nutrition questions among athletes

nutrition questions among athletes

The most frequently asked nutrition questions among athletes

The more we know, the more we doubt, the athletes become very anxious and curious and we want to learn how to improve, both when training our sport and when it comes to eating right.

Should you eat before a workout?

Timing is in fashion, now not only do we have to take the right mix of foods containing carbohydrates, fats and proteins every day, it is also important when we eat each food or ingredient. The chronology seems increasingly important, and it’s clear that there’s no point in eating carbs after a marathon arguing that we’re tired and have to replenish energy, if we don’t take them the night before or at breakfast, to counter the marathon with energy. The general idea is that you should eat two hours before your workout, but there are no rules anymore, eating a banana 20 minutes before a race can be helpful if you feel hungry, or wear a gel or bar in your cycling jersey. a bird. You set the rule when you test yourself in training and know how your body responds to food and timing. The right thing is that you know your feelings and know how to interpret hunger and what the body is asking of you, and adapt it to the exercise you are doing or what you are going to do, each one is different.

Does fasting training lose weight?

Oh, Mom, what an inconvenience this is! This old boxer trick is effective if

You followed hard boxer training, and if you don’t know what it is, watch the movie Rocky again and remember that scene where he climbed stairs at dawn to lose weight and get back into shape. Then he went to the slaughterhouse to “stick” pieces of hanging meat, worked, went back to training and ate enough, only to be weighed on the scale on the day of the fight. If you want to lose weight, go on a diet and train better because no study so far has shown that this method works if it is not linked to diet and training.

 When to eat proteins?

As for proteins, there is a whole world of theory, where you have to eat amino acids right before strength training, but you have to mix them with carbs for energy, and then you have to eat proteins right after your workout, because that’s when they open up . A window that allows the muscles to better absorb these proteins. And we can complicate it with Branched Chain Amino Acids that can be taken earlier as an energy source in long-term efforts, or later to help muscles recover… My advice: Don’t overburden with proteins if your diet is varied and your training is normal. If you have a specific goal and are not recovering well, seek professional help from sports nutrition experts who can advise you on the best product for you.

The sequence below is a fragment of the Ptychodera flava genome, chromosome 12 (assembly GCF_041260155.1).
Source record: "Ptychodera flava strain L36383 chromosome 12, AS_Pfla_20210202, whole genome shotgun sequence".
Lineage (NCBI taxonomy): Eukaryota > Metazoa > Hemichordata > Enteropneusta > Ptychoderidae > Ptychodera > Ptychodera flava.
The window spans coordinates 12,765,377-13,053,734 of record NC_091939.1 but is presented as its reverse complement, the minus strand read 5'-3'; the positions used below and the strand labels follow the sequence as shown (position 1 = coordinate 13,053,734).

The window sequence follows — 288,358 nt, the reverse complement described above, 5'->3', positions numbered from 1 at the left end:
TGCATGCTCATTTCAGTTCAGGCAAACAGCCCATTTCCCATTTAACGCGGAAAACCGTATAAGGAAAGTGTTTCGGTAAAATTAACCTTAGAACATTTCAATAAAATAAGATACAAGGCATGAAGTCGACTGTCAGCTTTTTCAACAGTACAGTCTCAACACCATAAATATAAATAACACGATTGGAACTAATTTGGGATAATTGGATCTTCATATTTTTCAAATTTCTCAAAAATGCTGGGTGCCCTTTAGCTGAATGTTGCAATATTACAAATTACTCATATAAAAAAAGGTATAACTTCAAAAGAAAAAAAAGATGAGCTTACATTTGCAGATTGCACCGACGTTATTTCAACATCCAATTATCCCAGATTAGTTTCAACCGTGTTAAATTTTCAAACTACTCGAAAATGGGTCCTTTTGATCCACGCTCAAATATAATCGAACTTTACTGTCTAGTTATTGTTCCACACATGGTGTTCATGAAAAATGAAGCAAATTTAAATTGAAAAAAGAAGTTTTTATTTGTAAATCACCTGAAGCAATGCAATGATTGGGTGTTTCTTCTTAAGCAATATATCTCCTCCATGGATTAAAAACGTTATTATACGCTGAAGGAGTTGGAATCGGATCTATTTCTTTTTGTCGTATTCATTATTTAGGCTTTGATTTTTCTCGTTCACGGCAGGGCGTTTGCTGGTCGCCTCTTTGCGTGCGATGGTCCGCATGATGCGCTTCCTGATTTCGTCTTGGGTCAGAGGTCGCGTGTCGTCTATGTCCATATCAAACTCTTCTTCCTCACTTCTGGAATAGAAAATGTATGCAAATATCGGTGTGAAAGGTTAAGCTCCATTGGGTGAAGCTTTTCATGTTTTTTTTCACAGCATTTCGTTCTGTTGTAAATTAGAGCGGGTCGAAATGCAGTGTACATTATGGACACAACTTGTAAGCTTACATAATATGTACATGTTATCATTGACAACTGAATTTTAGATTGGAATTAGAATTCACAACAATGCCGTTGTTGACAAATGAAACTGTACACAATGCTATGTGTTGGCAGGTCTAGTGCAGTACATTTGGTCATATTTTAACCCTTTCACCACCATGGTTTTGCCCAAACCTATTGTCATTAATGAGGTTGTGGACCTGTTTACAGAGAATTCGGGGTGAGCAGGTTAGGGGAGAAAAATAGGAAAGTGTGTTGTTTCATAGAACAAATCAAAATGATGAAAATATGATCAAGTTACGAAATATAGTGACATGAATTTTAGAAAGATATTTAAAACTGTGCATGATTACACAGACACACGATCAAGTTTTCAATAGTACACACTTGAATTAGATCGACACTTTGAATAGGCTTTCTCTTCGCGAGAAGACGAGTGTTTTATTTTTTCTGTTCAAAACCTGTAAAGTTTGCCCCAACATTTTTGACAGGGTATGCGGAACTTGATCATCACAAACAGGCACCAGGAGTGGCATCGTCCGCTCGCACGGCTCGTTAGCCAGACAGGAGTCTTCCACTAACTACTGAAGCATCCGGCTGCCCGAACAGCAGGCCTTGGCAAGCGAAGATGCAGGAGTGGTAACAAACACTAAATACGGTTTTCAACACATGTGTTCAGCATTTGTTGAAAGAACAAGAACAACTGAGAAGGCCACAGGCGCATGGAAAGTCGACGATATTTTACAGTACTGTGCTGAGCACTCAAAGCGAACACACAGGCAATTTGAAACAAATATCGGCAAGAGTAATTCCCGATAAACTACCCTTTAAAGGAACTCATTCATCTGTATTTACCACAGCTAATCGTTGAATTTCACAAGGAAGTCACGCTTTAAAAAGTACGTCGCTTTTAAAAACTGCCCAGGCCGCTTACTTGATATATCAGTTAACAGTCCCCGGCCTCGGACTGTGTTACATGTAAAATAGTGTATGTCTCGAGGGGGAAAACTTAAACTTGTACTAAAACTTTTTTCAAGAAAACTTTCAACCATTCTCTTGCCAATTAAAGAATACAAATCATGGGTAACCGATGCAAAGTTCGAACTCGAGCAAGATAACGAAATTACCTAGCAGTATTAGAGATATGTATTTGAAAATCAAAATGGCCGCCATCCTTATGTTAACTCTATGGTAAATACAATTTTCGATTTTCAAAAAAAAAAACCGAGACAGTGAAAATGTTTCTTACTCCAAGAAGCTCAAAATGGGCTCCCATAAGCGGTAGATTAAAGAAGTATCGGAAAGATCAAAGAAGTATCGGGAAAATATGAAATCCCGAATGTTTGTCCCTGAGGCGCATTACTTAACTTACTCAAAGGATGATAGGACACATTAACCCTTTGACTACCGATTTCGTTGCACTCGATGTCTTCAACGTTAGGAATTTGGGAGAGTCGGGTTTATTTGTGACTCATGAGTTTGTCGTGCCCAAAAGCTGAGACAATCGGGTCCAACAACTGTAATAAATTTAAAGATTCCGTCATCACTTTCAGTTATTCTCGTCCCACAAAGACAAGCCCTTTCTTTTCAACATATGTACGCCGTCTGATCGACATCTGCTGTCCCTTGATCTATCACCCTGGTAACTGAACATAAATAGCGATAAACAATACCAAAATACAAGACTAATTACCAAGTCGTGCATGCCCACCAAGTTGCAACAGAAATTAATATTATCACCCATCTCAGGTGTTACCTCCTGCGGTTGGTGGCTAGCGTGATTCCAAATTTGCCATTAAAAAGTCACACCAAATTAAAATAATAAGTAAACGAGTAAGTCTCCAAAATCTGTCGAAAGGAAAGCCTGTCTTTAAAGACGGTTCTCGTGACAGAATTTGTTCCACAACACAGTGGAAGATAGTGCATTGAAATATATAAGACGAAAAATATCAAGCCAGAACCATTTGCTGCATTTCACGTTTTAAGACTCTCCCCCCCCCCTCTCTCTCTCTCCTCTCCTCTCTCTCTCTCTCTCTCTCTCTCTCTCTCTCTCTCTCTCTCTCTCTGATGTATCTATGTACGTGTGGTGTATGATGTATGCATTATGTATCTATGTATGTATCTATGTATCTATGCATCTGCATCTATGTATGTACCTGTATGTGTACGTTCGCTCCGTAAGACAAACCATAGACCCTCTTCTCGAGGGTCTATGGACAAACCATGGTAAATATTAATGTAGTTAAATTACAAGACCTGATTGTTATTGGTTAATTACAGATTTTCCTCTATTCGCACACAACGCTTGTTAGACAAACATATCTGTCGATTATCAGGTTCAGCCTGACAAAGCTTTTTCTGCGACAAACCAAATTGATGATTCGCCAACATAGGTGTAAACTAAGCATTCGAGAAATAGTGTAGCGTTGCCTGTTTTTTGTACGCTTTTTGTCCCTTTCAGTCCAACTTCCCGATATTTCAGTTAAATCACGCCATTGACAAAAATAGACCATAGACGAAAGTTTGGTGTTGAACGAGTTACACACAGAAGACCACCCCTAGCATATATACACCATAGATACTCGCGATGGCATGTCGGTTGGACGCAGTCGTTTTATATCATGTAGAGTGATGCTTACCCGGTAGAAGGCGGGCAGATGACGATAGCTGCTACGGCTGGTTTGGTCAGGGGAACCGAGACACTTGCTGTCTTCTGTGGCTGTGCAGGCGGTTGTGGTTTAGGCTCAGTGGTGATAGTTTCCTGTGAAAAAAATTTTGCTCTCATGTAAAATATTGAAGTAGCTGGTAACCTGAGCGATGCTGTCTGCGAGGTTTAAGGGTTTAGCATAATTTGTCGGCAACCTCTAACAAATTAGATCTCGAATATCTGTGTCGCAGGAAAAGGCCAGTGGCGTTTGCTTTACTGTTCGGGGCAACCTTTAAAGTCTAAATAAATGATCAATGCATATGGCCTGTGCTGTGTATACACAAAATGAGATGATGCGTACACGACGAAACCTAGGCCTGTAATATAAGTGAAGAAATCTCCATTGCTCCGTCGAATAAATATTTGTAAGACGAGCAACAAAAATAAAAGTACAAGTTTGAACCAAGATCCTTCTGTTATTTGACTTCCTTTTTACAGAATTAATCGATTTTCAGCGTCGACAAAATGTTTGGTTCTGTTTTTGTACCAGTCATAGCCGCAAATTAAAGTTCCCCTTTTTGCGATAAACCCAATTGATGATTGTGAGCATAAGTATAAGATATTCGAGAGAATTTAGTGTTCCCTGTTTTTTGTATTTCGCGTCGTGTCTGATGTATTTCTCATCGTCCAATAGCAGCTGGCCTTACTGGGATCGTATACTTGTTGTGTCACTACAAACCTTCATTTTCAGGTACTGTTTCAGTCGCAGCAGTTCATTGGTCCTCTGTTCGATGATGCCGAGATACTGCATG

Are carbohydrates fattening at dinner?

There is also an increasingly popular idea that carbohydrates should not be eaten after eating, protein should be eaten at dinner and not gain weight. Chronodite has no scientific basis, but it works because it “regulates” meals and when you think you’re putting it in your mouth, if it’s a food that’s high in fat or protein, you “cut” the eating and you do. Best. What is certain is that proteins have a satiating effect and that carbohydrates, especially those with a medium or high GI, are not satiating and can cause more desire to eat more, especially in people with anxiety who calm their problems by eating Because carbohydrates are associated with sweet, affectionate, childhood, and of course chocolate calms a lot, but if you abuse it and you will end up with a few extra kilos, you will have to stop training, which calms more and does not cause emotional imbalances.

How much should you drink a day?

The general rule is 8 glasses of water, about 2 liters, but it all depends on your age, weight, height, what you are training, what you sweat, weather, humidity, altitude … and even the hours you don’t sleep. The longer you’re awake, the more hydration you need, especially if you’ve been exercising and sweating and losing fluids. But do not drink too much water, drinking more than 3-4 liters of water per day may be the cause of stomach and digestive problems, fluid retention, weight gain, etc. And if you drink water during prolonged efforts like a marathon, you could end up with hyponatremia, when the extra water dilutes the concentration of the blood, a very dangerous change that could end in the death of the runner who was just trying to follow the drinking water rule at every marathon refreshment station.
What is not right depends on each person and each moment. Make the hydration appropriate for your day and your physical condition.